Anglers should know that all of the earthworms they use for bait, including angle worms and nightcrawlers, are invasive to Minnesota and Wisconsin and can do damage to local ecosystems.
There have been no native earthworms in the Northland since the Ice Age.
State officials in Minnesota and Wisconsin in recent days reminded anglers to throw all leftover bait in the trash so as not to speed the spread of the invaders, although most areas of Minnesota and Wisconsin already have been colonized. Worms are causing damage in wooded areas because they eat the duff layer, leaves and other stuff right on top of the soil. Their damage reduces habitat, causes soil compaction and erosion and can even change what types of trees and plants will grow in an area.
'Jumping worm' invasive species arrives in Minnesota, Wisconsin
Now there’s another worm to be aware of, the agencies noted, often called the "jumping worm" because of its erratic movements. The News Tribune first reported on the new invader last October. There are several species, all in the amynthas family.
Jumping worms are showing up in southern Minnesota and southern Wisconsin (so far), hitchhiking in bags of commercial mulch, compost, soils and potted plants shipped in from other states. Gardeners who have jumping worms may notice wilted plants. Upon closer inspection, the plants are no longer attached to the soil and the soil has been altered to look like coffee grounds. Most plants can't grow in this soil, so they die.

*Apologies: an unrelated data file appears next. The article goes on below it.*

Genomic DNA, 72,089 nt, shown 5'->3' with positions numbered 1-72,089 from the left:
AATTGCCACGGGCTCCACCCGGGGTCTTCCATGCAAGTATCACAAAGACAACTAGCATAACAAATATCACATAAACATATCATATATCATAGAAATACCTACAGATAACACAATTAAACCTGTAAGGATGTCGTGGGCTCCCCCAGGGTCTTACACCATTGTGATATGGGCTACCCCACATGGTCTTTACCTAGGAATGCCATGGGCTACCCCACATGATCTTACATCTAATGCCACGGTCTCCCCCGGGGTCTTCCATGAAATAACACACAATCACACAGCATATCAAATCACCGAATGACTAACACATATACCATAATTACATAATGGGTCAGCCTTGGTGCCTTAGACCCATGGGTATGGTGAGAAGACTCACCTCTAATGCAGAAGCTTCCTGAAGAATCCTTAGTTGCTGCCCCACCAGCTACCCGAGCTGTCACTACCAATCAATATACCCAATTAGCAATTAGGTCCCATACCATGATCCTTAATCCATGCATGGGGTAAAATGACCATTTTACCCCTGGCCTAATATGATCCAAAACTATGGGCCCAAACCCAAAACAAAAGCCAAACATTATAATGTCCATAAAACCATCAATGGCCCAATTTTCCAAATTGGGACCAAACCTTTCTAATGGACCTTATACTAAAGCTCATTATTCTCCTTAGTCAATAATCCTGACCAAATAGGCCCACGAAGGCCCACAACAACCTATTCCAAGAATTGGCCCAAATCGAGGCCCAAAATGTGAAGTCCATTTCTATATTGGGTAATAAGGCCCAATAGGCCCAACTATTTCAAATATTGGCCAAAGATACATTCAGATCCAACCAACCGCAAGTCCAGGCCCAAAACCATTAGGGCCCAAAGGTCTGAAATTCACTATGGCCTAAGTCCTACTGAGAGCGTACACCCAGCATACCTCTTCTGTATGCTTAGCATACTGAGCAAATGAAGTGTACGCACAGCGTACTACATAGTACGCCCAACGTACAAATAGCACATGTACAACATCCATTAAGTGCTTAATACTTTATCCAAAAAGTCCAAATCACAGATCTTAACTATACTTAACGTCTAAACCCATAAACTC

“Jumping worms are a relatively new invasive species in Minnesota and they are a threat to gardens and forests,” said Laura Van Riper, Minnesota Department of Natural Resources terrestrial invasive species coordinator. “They make rich soil more like coffee grounds. They eat plant roots, damaging garden plants and sod.”
Native to Asia, jumping worms have been confirmed in limited areas of Minnesota since 2006, mainly in the Twin Cities western suburbs and in Rochester. In southern Wisconsin, jumping worms were recently found by inspectors in the growing area of a Columbia County nursery near Madison.
The 1.5- to 8-inch-long worms can be identified by the smooth, whitish non-segmented band around the body. Other common worm species have a raised band. Anglers trying to use jumping worms as bait will quickly notice their movement and tendency to break into segments when handled.
“The good news is, jumping worms are not well-established in Minnesota and there are actions people can take to prevent their spread. We need gardeners and anglers to be vigilant and to contact the DNR when they think they’ve found jumping worms,” Van Riper said.
Other steps that help:
Don’t buy worms advertised as jumping worms, “snake worms,” “Alabama jumpers” or “crazy worms” for any purpose.
Anglers should dispose of any unwanted bait worms in the trash.
Gardeners should inspect incoming mulch or plants for jumping worms and if swapping plants with friends, wash off the soil and share the plants as bare-root plants.
Recreationists should brush the mud off their boots and equipment.
If you are sure you have jumping worms in Minnesota, call 888-646-6367 or email high-resolution photos to firstname.lastname@example.org.